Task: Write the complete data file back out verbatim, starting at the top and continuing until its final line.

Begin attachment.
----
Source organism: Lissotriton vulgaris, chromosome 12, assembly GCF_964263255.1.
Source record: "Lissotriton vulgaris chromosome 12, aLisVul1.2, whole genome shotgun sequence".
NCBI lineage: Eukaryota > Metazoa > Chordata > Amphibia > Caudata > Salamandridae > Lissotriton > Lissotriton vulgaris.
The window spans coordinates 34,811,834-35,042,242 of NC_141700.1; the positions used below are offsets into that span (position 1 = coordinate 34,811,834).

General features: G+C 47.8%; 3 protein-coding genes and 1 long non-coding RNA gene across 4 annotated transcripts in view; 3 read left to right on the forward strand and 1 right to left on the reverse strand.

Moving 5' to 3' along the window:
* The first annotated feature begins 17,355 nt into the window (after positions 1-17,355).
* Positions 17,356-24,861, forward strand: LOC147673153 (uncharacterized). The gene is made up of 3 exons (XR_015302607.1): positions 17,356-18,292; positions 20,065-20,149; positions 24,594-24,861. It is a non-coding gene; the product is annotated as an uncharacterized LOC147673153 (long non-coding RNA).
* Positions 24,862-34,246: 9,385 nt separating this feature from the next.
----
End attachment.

Source organism: Lissotriton vulgaris, chromosome 12, assembly GCF_964263255.1.
Source record: "Lissotriton vulgaris chromosome 12, aLisVul1.2, whole genome shotgun sequence".
NCBI lineage: Eukaryota > Metazoa > Chordata > Amphibia > Caudata > Salamandridae > Lissotriton > Lissotriton vulgaris.
The window spans coordinates 34,811,834-35,042,242 of NC_141700.1; the positions used below are offsets into that span (position 1 = coordinate 34,811,834).

General features: G+C 47.8%; 3 protein-coding genes and 1 long non-coding RNA gene across 4 annotated transcripts in view; 3 read left to right on the forward strand and 1 right to left on the reverse strand.

Moving 5' to 3' along the window:
* The first annotated feature begins 17,355 nt into the window (after positions 1-17,355).
* Positions 17,356-24,861, forward strand: LOC147673153 (uncharacterized). The gene is made up of 3 exons (XR_015302607.1): positions 17,356-18,292; positions 20,065-20,149; positions 24,594-24,861. It is a non-coding gene; the product is annotated as an uncharacterized LOC147673153 (long non-coding RNA).
* Positions 24,862-34,246: 9,385 nt separating this feature from the next.